Innovations and performance of Italian UAQ4 superconducting magnetic levitated system

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Abstract


This article concerned with technological innovations and performance of the UAQ4 Italian maglev train project which aims mainly to reduce energy consumption by eliminating any ordinary resistance to motion (magnetic drag included), except the aerodynamic drag if it operates in atmospheric environment.

The technological feasibility of the UAQ4 suspension and propulsion devices has been patented and successfully laboratory tested.

The train architecture and the work’s principles of suspension and propulsion devices are all innovative, with concepts and technologies close to the aeronautical transport system.


INTRODUCTION

In the field of the ground passenger transportation systems, maglev system is unanimously considered the most technologically advanced and efficient in terms of speed, comfort and energy requirements.

Maglev trains technology was initially conceived with the aims to realize a vehicle able to float over the guideway using magnetic forces by replacing the mechanical contact between steel wheel/track.

Different levitation methods for practical application have been developed starting from the 70s.

The main current levitation approaches can be classified into the following three categories:

  1. Electromagnetic Suspension (EMS), based on the attractive force between actively controlled electromagnets on the vehicle undercarriage and the steel yoke of track.
  2. Electrodynamic Suspension (EDS), based on the repulsive force between low temperature superconductive electromagnets on board and short-circuited conductive coils on the track.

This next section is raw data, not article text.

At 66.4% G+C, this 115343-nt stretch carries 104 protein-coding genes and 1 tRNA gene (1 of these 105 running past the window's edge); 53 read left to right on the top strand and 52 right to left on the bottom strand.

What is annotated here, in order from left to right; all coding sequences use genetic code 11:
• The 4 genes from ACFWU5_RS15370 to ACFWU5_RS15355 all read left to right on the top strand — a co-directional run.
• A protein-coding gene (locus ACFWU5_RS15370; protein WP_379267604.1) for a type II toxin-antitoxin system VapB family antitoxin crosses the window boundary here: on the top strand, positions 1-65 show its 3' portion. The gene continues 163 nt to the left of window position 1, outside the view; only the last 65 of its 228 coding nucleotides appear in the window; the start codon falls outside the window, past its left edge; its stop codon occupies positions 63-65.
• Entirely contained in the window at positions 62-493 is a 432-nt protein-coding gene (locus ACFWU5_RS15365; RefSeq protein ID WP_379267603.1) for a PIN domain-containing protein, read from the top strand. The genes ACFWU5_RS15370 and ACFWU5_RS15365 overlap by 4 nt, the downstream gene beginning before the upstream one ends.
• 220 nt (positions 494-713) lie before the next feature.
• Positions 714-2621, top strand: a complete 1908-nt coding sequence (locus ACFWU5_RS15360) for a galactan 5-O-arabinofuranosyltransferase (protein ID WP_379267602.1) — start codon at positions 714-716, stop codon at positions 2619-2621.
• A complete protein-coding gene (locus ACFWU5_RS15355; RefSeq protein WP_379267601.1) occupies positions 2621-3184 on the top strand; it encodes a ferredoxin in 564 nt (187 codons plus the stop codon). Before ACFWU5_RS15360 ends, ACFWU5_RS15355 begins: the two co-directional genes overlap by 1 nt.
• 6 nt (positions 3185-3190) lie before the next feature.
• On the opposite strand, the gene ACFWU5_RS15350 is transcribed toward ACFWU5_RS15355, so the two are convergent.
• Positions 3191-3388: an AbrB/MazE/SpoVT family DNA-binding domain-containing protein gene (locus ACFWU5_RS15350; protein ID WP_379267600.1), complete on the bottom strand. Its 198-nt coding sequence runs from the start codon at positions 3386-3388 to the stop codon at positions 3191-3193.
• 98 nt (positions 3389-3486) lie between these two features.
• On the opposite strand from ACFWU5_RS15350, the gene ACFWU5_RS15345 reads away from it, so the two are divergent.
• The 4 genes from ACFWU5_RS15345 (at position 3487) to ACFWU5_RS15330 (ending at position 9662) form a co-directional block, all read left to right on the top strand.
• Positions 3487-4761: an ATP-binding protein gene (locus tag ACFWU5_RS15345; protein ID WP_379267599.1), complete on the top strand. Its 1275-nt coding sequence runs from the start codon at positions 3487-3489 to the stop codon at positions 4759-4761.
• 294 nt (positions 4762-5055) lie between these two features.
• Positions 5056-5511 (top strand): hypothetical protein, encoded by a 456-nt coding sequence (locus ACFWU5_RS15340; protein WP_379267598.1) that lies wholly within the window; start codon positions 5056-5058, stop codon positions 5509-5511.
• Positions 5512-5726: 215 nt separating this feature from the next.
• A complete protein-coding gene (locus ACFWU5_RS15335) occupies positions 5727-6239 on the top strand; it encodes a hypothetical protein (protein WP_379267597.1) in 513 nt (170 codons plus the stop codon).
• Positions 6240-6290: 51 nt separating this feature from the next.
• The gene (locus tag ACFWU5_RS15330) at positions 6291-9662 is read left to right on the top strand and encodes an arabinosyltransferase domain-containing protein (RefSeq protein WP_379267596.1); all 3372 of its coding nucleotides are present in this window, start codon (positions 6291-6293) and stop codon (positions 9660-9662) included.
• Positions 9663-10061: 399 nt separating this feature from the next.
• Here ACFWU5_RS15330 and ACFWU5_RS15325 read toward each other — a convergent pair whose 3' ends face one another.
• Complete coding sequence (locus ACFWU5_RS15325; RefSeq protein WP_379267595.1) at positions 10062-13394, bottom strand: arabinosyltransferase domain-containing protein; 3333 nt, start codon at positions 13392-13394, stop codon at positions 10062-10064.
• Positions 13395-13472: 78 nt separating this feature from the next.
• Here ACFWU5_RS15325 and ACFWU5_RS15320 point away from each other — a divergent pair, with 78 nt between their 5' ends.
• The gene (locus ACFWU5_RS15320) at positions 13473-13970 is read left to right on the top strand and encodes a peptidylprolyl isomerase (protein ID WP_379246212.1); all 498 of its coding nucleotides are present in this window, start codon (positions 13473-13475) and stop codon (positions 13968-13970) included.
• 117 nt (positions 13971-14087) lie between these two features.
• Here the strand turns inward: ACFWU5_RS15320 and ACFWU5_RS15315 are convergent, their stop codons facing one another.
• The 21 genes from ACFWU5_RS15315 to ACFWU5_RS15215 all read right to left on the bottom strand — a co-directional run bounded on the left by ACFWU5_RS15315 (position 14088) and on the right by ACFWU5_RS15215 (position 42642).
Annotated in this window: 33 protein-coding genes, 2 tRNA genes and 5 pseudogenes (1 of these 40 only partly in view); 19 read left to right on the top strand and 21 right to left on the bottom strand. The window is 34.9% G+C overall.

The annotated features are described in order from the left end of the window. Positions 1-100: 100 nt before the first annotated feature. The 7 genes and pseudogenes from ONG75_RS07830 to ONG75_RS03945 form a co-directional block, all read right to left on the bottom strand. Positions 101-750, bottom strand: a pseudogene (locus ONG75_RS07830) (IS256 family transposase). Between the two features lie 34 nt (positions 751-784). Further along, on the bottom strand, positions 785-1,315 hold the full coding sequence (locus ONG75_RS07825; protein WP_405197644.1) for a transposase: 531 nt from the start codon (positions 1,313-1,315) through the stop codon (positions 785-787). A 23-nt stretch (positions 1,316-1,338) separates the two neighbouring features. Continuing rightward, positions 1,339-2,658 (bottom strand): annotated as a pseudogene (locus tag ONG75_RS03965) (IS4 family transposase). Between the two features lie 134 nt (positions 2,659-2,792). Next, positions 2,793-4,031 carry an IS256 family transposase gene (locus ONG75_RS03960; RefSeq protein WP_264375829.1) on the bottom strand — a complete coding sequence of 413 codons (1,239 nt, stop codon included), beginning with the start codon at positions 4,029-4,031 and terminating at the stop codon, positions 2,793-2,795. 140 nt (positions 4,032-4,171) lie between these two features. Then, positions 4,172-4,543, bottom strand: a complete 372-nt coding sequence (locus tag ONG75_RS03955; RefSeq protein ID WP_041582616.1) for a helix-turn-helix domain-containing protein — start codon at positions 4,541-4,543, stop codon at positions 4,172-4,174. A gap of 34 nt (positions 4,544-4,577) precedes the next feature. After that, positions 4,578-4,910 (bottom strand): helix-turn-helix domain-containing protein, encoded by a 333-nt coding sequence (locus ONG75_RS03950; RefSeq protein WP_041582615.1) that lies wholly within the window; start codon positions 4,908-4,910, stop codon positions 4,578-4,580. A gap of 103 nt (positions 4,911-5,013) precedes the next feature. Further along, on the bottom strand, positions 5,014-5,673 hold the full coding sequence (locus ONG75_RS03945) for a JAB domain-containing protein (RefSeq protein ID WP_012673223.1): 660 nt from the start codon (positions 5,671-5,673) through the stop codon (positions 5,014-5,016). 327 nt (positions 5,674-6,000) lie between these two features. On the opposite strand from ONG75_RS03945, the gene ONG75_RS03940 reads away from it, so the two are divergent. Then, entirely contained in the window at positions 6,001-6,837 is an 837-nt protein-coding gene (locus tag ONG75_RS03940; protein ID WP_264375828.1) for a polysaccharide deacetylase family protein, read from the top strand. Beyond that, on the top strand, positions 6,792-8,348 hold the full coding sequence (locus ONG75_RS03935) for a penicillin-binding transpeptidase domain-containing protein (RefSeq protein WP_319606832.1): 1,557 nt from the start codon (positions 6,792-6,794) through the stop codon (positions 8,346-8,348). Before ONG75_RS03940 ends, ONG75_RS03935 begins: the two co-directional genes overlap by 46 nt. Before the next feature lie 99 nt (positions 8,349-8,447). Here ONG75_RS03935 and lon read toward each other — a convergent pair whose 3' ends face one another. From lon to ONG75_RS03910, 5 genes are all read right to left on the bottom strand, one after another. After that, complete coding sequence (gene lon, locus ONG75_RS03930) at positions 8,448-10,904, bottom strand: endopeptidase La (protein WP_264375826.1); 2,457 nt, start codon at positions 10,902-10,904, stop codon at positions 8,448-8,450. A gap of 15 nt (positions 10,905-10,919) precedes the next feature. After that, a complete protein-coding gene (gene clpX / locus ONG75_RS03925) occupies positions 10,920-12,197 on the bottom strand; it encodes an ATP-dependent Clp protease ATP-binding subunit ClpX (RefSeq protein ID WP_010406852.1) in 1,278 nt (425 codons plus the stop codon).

3. Superconducting magnetic levitation (SML), with high temperature bulk superconducting (HTS) materials on board levitating in the static magnetic field of the track.

The first two systems (EMS and EDS) have reached a high level of technological maturity and operational reliability.

The EMS with the German Transrapid TR-07 train is fully operative in China [1].

The EDS with Japanese Yamanashi train were successfully tested for a long time and a top speed of 603 km/h has been reached; it is expected that this system will be ready for commercial applications [2].

Compared with the wheel-on-rail (WoR) train, EMS and EDS systems eliminate mechanical friction but introduce magnetic resistance to the motion that varying with the speed and technology.

The currently operating maglev systems don’t achieve the full potential advantages of magnetic levitation, since suspension and propulsion are still affected by magnetic resistance to motion that imply significant power consumption.

When the levitated train travels along a guideway, eddy currents are induced in conductive sheets/coils by the magnetic fields.

The interaction between the magnetic fields produces both a lift/guidance forces and drag force, due to the resistive losses in the conducting sheets/coils.

This is a clear limitation of the use of such type of maglev systems in transport applications: the magnitude of the magnetic resistance plays a fundamental role not only on a technical standpoint but also for economic reasons, since the consumed energy increases substantially the operational costs.

The third levitation approach (SML) started thanks to the emergence, in the late 80s, of new sintered magnetic materials, such as YBa2Cu3OX (YBCO) bulk high temperature superconductors and Nd2Fe14B (NdFeB) permanent magnets (PMs). This technology potentially allows to overcome the above cited operating limitations of the current maglev systems.

Even if SLM system is in the experimental stage for practical transportation applications yet, it seems to satisfy the expectation for a future generation maglev transportation systems.